The former editorial head of FoxNews.com responded Friday to a recent accusation that the network intentionally held off on reporting Stormy Daniels' story in order to help President Donald Trump win the 2016 election.
Ken LaCorte said Fox News and numerous other outlets were aware of the rumors at the time, but insists it would not have been responsible to publish the Daniels story with scant evidence, especially given the fact that she had publicly denied having an affair with then-candidate Trump.
Daniels — an adult film star whose given name is Stephanie Clifford — reportedly accepted a hush payment from President Trump's former attorney, Michael Cohen, but later came out with her story anyway.
What are the details?
In an extensive report for The New Yorker, Jane Mayer claimed that, prior to the 2016 election, LaCorte spiked a story by former Fox News journalist Diana Falzone, who "had obtained proof that Trump had engaged in a sexual relationship in 2006 with a pornographic film actress calling herself Stormy Daniels."
Mayer wrote that Falzone's story was shuffled around between editors before being ultimately rejected by LaCorte, who was head of Fox News online at the time. Mayer cited an anonymous source who recalled Falzone claiming LaCorte told her, "Good reporting, kiddo. But Rupert [Murdoch, chairman of 21st Century Fox] wants Donald Trump to win. So just let it go."
LaCorte adamantly disputed Mayer's claims in an op-ed piece published Friday on Mediate, saying Falzone's story "wasn't a detailed investigative piece as the media has portrayed." The former Fox News executive said the story was not just sorely lacking in evidence, but noted that Daniels had publicly denied the affair and continued to do so for another year.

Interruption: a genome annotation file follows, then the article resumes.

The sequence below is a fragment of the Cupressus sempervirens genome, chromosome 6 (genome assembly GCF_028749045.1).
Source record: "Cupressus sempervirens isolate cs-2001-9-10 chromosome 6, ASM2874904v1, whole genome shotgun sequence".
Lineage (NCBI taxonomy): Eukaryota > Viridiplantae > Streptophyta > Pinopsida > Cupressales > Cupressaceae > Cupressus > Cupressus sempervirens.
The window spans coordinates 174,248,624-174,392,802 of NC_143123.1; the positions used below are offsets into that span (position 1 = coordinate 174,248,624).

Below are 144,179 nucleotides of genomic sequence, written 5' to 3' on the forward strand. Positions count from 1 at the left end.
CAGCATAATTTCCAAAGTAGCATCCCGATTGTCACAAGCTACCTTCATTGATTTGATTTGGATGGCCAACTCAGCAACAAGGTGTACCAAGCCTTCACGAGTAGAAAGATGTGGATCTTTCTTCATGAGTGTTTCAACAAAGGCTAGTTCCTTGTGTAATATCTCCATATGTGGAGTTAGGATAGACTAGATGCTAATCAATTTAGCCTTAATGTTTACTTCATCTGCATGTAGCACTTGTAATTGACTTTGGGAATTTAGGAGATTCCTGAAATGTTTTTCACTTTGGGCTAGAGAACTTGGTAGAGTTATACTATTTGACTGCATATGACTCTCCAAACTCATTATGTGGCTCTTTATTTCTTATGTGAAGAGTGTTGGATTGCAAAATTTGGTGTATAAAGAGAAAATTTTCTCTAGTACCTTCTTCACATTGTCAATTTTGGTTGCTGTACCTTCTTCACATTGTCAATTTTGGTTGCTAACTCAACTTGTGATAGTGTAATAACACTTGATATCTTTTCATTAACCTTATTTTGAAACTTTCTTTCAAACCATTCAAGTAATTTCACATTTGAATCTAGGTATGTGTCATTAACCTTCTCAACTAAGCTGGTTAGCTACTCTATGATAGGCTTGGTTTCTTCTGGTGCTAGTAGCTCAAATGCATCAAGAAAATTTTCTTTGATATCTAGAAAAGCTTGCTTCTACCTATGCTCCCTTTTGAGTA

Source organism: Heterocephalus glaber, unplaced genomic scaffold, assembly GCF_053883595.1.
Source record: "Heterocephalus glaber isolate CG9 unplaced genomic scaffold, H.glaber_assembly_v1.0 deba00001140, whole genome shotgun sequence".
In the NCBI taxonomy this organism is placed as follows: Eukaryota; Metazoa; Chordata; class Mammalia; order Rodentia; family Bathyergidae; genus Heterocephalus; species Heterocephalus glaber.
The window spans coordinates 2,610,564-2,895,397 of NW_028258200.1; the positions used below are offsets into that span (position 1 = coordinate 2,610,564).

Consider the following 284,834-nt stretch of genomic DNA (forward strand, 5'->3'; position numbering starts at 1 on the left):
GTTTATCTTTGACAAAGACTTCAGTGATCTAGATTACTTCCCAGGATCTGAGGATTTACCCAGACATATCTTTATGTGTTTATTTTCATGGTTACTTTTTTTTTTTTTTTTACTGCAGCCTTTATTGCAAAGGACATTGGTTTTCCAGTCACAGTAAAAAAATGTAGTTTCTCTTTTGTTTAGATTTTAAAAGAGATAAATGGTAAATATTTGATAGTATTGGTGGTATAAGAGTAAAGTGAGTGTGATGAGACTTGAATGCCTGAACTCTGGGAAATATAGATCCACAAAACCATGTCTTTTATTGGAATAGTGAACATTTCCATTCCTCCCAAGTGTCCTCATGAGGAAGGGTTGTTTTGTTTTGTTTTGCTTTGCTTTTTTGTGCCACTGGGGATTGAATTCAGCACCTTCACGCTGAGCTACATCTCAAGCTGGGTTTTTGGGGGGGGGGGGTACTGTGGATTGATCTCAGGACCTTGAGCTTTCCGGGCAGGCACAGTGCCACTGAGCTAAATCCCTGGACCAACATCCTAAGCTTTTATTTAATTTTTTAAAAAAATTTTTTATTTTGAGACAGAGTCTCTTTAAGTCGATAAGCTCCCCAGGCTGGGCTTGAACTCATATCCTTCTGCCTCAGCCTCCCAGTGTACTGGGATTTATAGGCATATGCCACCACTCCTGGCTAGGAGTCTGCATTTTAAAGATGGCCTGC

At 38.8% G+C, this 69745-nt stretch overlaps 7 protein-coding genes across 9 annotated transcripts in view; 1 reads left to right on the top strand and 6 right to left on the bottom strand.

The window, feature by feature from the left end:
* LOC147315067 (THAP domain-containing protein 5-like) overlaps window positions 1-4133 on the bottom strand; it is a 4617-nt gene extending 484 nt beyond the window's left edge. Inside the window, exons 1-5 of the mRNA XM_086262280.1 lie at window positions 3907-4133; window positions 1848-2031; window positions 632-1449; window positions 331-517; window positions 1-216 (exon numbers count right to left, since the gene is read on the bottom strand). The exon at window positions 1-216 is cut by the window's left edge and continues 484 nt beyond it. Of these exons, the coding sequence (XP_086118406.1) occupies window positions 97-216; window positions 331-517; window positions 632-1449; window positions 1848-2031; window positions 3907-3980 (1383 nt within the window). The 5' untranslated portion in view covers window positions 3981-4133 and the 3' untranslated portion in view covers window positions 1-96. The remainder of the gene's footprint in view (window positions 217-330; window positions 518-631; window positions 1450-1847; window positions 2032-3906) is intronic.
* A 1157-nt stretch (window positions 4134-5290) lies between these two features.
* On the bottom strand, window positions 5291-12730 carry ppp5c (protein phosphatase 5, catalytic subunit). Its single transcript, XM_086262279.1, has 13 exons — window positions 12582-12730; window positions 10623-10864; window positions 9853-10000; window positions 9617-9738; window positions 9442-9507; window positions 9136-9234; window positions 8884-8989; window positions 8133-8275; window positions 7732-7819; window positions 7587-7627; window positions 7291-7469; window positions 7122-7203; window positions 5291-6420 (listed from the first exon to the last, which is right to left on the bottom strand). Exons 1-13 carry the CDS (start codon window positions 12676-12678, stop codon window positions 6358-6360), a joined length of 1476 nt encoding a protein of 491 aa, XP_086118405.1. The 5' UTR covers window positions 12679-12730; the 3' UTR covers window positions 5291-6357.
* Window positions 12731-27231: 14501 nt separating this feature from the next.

LaCorte called his unilateral decision not to publish the story at the time "a no-brainer."
"It was such an easy call that I never even informed my direct boss or anyone in management about it," he added.
In a scathing rebuke, LaCorte went on to slam Mayer and the dozens of media outlets who repeated her claims, saying "not a single reporter reached out to me. None."
LaCorte concluded by saying, "Journalists: these are the reasons why half of America believes Donald Trump when he calls us 'fake.'"
The Wall Street Journal was the first news outlet to fully report on the Stormy Daniels' affair allegations, a year after the election. By then, LaCorte had left Fox. He noted in his piece that Fox News' prior knowledge of the claims became exposed within days of the Journal's coverage, and "perhaps coincidentally it occurred at the same time Diane Falzone was suing the company for gender and disability discrimination."
Falzone is no longer at Fox News, either.
In an article for Vanity Fair published Thursday, Falzone argued against nondisclosure agreements, saying the one she signed with her former employer prohibits her from telling her account of what happened at the network regarding the Daniels story.